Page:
[ Retro Scan of the Week ] A 1985 Solid State Drive

November 5th, 2012 by Benj Edwards

SemiDisk Solid State Disk SSD Disk Drive Emulator Ad - 1985This IS your daddy's SSD.

Back in January, I traced the evolution of the Solid State Drive from its 1978 origins to the present in a PC World slideshow. From that experience, I learned that SSDs, as a product class, were far older than most people realize.

Case in point: Seen here is an advertisement for a 1985-era SSD called the SemiDisk. The company behind this early SSD, SemiDisk Systems, sold a wide range of "disk emulators" (as they were called back then) for platforms like S-100 bus systems, the TRS-80 Model 2, and the IBM PC. All of them used solid-state RAM chips to achieve read and write speeds far beyond those of rotating platter drives at the time.

The 2 megabyte SemiDisk for the IBM PC retailed for $1,795 in 1985. That's about $3,860 today when adjusted for inflation. Amusingly, at that vintage price rate — about $1,930 per megabyte — a 256 GB SemiDisk SSD would cost over $494 million today. Yep, that's a 494 followed by six zeroes.

Of course, you can buy a 256GB flash-based SSD right now for under $180. Not bad.

[ From BYTE, September 1985, p.329 ]

Discussion Topic of the Week: When did you buy your first solid state PC drive? How big was it?



6 Responses to “[ Retro Scan of the Week ] A 1985 Solid State Drive”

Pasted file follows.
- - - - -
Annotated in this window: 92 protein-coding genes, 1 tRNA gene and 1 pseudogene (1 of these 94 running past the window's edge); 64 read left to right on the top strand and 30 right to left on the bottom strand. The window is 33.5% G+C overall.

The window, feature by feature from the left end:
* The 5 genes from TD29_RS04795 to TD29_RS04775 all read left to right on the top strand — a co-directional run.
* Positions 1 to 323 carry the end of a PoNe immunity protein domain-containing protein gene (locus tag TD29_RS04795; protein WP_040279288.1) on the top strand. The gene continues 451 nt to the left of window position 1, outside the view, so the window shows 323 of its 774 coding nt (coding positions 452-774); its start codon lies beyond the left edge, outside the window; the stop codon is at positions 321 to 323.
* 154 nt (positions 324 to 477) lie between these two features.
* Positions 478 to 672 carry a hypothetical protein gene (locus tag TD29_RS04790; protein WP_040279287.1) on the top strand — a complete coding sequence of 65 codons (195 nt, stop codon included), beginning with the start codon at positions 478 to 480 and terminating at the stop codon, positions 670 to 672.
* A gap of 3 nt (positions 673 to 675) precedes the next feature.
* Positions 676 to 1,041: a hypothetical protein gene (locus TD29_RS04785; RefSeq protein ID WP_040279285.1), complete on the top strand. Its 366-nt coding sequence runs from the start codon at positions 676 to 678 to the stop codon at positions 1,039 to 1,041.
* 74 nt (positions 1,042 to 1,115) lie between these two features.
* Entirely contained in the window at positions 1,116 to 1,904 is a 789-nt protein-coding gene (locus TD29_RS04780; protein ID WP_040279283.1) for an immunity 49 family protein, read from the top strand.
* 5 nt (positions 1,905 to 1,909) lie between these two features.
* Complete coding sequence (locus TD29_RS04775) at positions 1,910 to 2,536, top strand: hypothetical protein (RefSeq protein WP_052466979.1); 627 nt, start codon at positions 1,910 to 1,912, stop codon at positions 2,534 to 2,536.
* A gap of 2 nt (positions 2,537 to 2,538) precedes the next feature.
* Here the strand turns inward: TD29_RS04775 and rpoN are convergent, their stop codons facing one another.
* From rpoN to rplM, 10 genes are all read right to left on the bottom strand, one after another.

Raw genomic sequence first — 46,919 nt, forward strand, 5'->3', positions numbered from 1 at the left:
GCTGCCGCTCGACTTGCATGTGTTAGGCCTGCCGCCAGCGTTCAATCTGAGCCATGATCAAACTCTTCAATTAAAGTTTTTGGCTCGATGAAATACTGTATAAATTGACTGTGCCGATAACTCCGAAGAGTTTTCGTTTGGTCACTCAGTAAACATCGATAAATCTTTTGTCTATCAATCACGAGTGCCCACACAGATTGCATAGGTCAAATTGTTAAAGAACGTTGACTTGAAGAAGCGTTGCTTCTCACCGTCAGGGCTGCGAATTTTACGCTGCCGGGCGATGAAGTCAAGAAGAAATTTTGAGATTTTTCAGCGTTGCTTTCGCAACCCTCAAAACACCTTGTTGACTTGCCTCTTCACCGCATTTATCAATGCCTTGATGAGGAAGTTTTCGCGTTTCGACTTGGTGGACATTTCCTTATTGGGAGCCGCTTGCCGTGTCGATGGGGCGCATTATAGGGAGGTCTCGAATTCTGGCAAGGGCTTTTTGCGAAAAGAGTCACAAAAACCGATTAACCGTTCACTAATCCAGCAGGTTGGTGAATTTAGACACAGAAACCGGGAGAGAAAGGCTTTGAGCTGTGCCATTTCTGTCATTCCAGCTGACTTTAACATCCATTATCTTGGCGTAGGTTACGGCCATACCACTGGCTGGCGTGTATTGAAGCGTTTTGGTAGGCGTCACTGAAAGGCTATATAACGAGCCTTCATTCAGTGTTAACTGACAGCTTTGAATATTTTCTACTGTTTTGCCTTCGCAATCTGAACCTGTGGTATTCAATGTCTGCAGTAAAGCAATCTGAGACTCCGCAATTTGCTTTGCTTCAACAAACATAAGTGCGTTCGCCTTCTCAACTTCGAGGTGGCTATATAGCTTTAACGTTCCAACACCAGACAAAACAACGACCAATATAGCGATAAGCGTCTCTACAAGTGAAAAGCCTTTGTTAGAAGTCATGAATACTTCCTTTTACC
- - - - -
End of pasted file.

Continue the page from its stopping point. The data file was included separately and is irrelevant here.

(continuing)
1. Jaybee Says:

    I didn't. Dad did. The TI 99/4a I grew up on was tricked out, including a Horizon RAM Disk. A glorious 256 kilobytes of NiCad battery-backed SRAM just waiting to unleash data upon my CPU as fast as the expansion bus could move it.
    I actually just recently set that computer back up for a bout of nostalgia. Then spent two days finding a working setup floppy for the RAM disk.

    The first one I bought myself was a 30GB boot drive for the computer I'm using right now.

  2. Matt Says:

    This board looks almost EXACTLY like the sound board in my ancient Crystal Castles arcade machine.

  3. arlandi Says:

    CMIIW:
    this "disk" uses RAM Chips like those used in RAM so the write cycle are in theory unlimited. unlike SSDs that have limit to their write cycles (although it is very high with today's tech).

  4. Benj Edwards Says:

    That's true, arlandi. As a result, this board would lose its stored contents when the machine turned off — unless continually powered by a backup battery, a feature which many early RAM-based SSDs included.

  5. TandyMan100 Says:

    Well, my TRS-80 Model 100 *technically* has an SSD… all 32k of it. And I am using a 32GB Class10 SD Card as a hard drive in my EEE PC 900 right now.

  6. Michael Enkelis Says:

    Just as a bit of history, I was the programmer who developed the CP/M drivers
    for this board.
    The installer would probe the cpu and select ether a 8080 or Z80 optimized driver for loading.
    At my office we used multiple SemiDisk cards installed in a IC wafer testing system to hold test result data.

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